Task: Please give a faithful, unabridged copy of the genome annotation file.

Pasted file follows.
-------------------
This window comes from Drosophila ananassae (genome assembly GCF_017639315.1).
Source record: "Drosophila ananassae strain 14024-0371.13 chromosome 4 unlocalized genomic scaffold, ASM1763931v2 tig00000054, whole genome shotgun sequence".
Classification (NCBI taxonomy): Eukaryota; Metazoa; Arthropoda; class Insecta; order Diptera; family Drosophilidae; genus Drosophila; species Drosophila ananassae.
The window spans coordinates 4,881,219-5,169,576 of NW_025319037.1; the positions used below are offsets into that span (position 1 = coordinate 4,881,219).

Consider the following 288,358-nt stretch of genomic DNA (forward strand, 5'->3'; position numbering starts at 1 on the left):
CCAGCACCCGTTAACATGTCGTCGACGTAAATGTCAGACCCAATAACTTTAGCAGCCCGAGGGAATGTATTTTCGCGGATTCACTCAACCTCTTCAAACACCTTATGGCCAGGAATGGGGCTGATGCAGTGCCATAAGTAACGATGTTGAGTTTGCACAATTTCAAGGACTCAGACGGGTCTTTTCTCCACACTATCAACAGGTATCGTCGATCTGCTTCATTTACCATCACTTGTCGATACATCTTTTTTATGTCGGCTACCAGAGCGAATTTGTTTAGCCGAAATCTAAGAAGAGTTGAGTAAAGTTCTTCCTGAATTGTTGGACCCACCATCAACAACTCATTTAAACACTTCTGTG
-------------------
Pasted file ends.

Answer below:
This window comes from Drosophila ananassae (genome assembly GCF_017639315.1).
Source record: "Drosophila ananassae strain 14024-0371.13 chromosome 4 unlocalized genomic scaffold, ASM1763931v2 tig00000054, whole genome shotgun sequence".
Classification (NCBI taxonomy): Eukaryota; Metazoa; Arthropoda; class Insecta; order Diptera; family Drosophilidae; genus Drosophila; species Drosophila ananassae.
The window spans coordinates 4,881,219-5,169,576 of NW_025319037.1; the positions used below are offsets into that span (position 1 = coordinate 4,881,219).

Consider the following 288,358-nt stretch of genomic DNA (forward strand, 5'->3'; position numbering starts at 1 on the left):
CCAGCACCCGTTAACATGTCGTCGACGTAAATGTCAGACCCAATAACTTTAGCAGCCCGAGGGAATGTATTTTCGCGGATTCACTCAACCTCTTCAAACACCTTATGGCCAGGAATGGGGCTGATGCAGTGCCATAAGTAACGATGTTGAGTTTGCACAATTTCAAGGACTCAGACGGGTCTTTTCTCCACACTATCAACAGGTATCGTCGATCTGCTTCATTTACCATCACTTGTCGATACATCTTTTTTATGTCGGCTACCAGAGCGAATTTGTTTAGCCGAAATCTAAGAAGAGTTGAGTAAAGTTCTTCCTGAATTGTTGGACCCACCATCAACAACTCATTTAAACACTTCTGTG